You’re either a Beatles person or a Stones person, and when it comesto the Doors, you’re a true believer or you’re not. Either you thinkthat Jim Morrison was a lugubrious hippie who wrote overblown ’60s doompoetry, laid over music that sounded like a calliope from hell. Or –like me — you believe that Morrison, though he certainly didwrite a lot of overblown ’60s doom poetry, also led the Doors inrecording some of the most incandescent music of the 20th century. Justthink of the spangly stoned grandeur of “The Crystal Ship,” the drivenecstasy of “Take It As It Comes.” I was 8 years old the summer that”Light My Fire” first came on the radio, and I remember feeling that Icould listen to those two glistening back-and-forth minor chordsforever — Morrison, with his lordly sex-on-peyote baritone, seemed tobe entering hell and heaven at the same time.

When You’re Strange, a documentary history of the Doors directed by Tom DiCillo (Living In Oblivion),is for people like me, who can stumble onto the scrappiest Doors videoon VH1 Classic at 3 in the morning and still sit there, mesmerized. Asa chronicle, the movie is ardent and fairly well done, an obvious laborof love that includes never-before-seen home-movie footage of the Doorsbackstage and in the studio. There are fluky clips, woven throughoutthe film, of Morrison, bearded but not yet bloated, driving a blueMustang through the desert (they’re from an aborted 1969 film projectcalled Highway), and DiCillo does a haunting job ofreconstructing, through films and photographs, the legendary Miamiconcert where Morrison was arrested for an indecent exposure he neveractually got to commit. The singer’s elevation into a leaping, writhingDionysian prince in dark curls, conch belt, and leather pants is one ofthe great operatic-erotic spectacles in rock, and the movie doesjustice to it, and to his descent as well. It’s clearer now thatMorrison’s over-devotion to improvised apocalyptic dirges onstage was,in fact, an expression of his alcoholic despair masquerading ascreativity.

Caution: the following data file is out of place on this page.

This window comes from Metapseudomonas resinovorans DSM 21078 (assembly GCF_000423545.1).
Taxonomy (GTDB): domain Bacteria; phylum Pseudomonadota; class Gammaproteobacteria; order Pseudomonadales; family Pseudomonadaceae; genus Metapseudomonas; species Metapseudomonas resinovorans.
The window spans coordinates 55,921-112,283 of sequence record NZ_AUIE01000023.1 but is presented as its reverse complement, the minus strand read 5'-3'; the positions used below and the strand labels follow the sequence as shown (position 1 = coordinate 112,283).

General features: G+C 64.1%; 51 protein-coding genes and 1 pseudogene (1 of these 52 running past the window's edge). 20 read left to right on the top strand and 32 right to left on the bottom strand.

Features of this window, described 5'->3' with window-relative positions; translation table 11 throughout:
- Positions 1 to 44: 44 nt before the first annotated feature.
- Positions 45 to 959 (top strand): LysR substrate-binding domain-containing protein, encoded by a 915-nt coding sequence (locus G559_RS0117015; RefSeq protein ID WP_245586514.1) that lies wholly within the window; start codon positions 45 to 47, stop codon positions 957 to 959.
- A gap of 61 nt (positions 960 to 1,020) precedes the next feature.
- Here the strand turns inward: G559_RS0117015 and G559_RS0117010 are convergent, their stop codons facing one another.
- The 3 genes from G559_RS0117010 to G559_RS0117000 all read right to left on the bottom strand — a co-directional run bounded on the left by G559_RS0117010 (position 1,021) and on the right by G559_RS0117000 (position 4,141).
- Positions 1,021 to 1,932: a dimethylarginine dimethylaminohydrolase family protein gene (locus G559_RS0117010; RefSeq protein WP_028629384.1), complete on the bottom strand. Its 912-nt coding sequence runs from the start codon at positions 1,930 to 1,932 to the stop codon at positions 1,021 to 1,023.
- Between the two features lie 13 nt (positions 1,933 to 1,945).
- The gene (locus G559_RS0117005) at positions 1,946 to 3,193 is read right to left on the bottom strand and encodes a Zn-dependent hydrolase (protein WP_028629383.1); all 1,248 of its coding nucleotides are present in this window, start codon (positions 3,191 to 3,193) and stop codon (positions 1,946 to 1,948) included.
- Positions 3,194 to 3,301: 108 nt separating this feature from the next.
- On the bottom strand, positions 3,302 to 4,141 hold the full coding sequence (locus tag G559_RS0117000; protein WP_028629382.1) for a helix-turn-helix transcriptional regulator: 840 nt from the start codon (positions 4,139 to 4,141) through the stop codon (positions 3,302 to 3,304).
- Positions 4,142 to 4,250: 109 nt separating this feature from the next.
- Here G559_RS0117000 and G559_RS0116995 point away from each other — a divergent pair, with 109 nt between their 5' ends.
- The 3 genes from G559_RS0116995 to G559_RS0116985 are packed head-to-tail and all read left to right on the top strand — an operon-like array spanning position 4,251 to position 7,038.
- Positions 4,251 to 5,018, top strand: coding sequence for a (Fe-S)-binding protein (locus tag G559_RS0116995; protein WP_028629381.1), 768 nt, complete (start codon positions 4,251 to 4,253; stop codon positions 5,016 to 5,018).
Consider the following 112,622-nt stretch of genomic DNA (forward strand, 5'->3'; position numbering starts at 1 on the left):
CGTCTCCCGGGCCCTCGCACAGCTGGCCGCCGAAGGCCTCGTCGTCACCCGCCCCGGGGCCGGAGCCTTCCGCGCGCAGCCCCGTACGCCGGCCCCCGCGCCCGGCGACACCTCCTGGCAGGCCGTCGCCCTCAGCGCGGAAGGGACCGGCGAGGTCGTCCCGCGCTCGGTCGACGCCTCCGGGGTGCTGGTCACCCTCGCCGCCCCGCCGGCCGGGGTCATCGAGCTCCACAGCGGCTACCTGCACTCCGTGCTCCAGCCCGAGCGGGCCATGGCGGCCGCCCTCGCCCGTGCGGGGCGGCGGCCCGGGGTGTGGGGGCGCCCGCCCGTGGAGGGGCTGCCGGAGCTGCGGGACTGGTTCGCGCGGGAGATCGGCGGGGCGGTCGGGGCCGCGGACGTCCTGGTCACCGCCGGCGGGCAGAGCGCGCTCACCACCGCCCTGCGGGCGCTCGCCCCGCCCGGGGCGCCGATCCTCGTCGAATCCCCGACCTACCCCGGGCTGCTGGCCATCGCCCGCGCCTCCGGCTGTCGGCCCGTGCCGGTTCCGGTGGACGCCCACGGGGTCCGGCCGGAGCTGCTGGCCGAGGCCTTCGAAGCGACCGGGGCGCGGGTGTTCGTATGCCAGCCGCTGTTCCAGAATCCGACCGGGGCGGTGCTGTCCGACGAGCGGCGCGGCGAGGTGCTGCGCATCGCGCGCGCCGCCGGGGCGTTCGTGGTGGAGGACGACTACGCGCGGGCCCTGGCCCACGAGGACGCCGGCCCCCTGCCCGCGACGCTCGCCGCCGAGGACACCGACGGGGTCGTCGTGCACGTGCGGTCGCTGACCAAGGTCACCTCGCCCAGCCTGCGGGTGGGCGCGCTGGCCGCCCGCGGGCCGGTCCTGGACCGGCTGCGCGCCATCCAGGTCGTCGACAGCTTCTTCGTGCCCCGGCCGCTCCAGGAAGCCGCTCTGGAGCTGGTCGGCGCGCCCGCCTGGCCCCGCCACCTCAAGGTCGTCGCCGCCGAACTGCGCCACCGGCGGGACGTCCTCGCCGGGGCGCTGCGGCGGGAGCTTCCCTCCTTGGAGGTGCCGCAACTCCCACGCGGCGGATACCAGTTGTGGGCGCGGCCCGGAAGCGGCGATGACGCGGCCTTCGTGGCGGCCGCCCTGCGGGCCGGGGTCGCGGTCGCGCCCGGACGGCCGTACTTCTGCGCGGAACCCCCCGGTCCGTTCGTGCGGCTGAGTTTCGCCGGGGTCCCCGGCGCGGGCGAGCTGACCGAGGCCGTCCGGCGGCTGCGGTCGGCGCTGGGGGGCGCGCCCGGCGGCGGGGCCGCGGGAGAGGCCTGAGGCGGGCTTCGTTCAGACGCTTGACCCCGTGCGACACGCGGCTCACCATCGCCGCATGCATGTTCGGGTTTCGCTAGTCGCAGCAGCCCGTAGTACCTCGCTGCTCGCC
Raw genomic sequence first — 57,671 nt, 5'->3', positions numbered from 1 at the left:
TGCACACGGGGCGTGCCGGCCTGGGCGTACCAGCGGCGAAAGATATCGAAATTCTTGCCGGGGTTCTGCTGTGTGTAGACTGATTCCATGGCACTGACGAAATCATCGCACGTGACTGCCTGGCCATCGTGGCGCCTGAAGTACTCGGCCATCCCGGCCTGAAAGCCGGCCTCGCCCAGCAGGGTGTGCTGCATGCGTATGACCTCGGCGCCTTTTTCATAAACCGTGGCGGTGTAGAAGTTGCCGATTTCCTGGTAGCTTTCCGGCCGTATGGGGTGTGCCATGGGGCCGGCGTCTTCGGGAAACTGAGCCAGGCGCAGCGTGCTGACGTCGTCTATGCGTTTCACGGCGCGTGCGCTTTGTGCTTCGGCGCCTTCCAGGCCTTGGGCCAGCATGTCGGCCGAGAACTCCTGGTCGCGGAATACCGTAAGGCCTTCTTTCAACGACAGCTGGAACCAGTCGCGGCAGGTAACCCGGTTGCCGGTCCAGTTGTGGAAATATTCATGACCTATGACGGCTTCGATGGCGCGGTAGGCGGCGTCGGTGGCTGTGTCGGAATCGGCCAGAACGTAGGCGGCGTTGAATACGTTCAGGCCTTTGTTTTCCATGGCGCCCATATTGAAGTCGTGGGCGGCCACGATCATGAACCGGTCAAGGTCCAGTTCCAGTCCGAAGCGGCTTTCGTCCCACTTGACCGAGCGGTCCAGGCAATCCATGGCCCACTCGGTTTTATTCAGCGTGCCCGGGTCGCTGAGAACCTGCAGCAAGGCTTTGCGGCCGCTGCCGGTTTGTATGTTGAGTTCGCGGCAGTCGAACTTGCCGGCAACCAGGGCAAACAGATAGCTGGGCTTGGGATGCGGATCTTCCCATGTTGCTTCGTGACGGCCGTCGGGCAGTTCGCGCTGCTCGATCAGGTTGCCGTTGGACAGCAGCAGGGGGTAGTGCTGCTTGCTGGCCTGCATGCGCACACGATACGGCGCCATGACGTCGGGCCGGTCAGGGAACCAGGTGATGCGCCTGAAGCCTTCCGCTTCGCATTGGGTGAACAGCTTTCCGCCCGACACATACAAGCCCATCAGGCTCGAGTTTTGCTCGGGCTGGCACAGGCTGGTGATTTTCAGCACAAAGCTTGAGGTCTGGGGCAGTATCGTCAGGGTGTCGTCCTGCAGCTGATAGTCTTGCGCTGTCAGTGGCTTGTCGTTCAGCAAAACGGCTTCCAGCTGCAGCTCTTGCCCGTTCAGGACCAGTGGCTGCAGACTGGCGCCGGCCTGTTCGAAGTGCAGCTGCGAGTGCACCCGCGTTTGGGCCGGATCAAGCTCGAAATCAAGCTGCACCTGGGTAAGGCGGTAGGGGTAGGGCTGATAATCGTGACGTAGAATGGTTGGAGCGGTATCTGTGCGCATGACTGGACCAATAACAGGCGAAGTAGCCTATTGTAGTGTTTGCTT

Yet for all the tantalizing moments on display, When You’re Strangeis a bit impersonal. There are no interviews — with anyone at all — adecision that might have been more justified had DiCillo not stitchedthe movie together, in lieu of talking heads, with a narration thatsounds like a Wikipedia entry read by the melodramatic narrator of acable-TV serial-killer special. And though it’s fine, to a point, thatDiCillo doesn’t even attempt to psychoanalyze Jim Morrison’s demons, Iwish that he had presented the music with more of the momentousness itdeserves. Too much of it is just there in the background, and there aretoo many ’60s montages, which end up reducing the Doors to dark freedomfighters, rather than the gorgeous mystic spellbinders who first calledout to me 40 years ago in the night.

Comments